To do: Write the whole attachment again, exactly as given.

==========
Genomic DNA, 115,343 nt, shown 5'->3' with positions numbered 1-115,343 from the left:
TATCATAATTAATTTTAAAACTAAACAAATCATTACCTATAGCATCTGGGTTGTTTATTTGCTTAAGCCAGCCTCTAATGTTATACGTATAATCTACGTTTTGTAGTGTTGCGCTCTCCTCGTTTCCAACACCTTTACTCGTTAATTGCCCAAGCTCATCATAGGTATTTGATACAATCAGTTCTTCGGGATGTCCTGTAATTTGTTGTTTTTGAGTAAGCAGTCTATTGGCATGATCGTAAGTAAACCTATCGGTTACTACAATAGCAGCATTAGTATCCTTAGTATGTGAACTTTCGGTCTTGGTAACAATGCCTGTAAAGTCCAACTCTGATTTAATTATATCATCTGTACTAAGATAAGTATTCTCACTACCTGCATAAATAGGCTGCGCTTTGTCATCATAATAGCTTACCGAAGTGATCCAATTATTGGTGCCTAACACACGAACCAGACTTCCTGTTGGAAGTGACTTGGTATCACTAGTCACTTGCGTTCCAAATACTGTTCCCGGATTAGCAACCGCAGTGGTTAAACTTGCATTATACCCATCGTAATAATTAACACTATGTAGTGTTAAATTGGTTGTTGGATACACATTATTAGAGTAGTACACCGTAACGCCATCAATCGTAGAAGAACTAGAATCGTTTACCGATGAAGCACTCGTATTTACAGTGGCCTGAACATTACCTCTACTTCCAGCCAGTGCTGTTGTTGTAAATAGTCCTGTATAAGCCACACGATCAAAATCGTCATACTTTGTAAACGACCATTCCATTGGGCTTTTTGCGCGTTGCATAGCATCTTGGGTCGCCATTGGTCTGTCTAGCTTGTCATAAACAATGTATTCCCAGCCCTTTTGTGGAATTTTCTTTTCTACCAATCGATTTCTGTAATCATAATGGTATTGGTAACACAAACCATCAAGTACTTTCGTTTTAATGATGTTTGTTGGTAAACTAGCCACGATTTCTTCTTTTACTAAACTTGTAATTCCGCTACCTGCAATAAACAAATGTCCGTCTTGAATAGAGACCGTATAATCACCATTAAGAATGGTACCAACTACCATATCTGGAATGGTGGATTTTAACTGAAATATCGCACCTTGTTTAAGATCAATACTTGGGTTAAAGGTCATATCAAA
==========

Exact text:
Genomic DNA, 115,343 nt, shown 5'->3' with positions numbered 1-115,343 from the left:
TATCATAATTAATTTTAAAACTAAACAAATCATTACCTATAGCATCTGGGTTGTTTATTTGCTTAAGCCAGCCTCTAATGTTATACGTATAATCTACGTTTTGTAGTGTTGCGCTCTCCTCGTTTCCAACACCTTTACTCGTTAATTGCCCAAGCTCATCATAGGTATTTGATACAATCAGTTCTTCGGGATGTCCTGTAATTTGTTGTTTTTGAGTAAGCAGTCTATTGGCATGATCGTAAGTAAACCTATCGGTTACTACAATAGCAGCATTAGTATCCTTAGTATGTGAACTTTCGGTCTTGGTAACAATGCCTGTAAAGTCCAACTCTGATTTAATTATATCATCTGTACTAAGATAAGTATTCTCACTACCTGCATAAATAGGCTGCGCTTTGTCATCATAATAGCTTACCGAAGTGATCCAATTATTGGTGCCTAACACACGAACCAGACTTCCTGTTGGAAGTGACTTGGTATCACTAGTCACTTGCGTTCCAAATACTGTTCCCGGATTAGCAACCGCAGTGGTTAAACTTGCATTATACCCATCGTAATAATTAACACTATGTAGTGTTAAATTGGTTGTTGGATACACATTATTAGAGTAGTACACCGTAACGCCATCAATCGTAGAAGAACTAGAATCGTTTACCGATGAAGCACTCGTATTTACAGTGGCCTGAACATTACCTCTACTTCCAGCCAGTGCTGTTGTTGTAAATAGTCCTGTATAAGCCACACGATCAAAATCGTCATACTTTGTAAACGACCATTCCATTGGGCTTTTTGCGCGTTGCATAGCATCTTGGGTCGCCATTGGTCTGTCTAGCTTGTCATAAACAATGTATTCCCAGCCCTTTTGTGGAATTTTCTTTTCTACCAATCGATTTCTGTAATCATAATGGTATTGGTAACACAAACCATCAAGTACTTTCGTTTTAATGATGTTTGTTGGTAAACTAGCCACGATTTCTTCTTTTACTAAACTTGTAATTCCGCTACCTGCAATAAACAAATGTCCGTCTTGAATAGAGACCGTATAATCACCATTAAGAATGGTACCAACTACCATATCTGGAATGGTGGATTTTAACTGAAATATCGCACCTTGTTTAAGATCAATACTTGGGTTAAAGGTCATATCAAA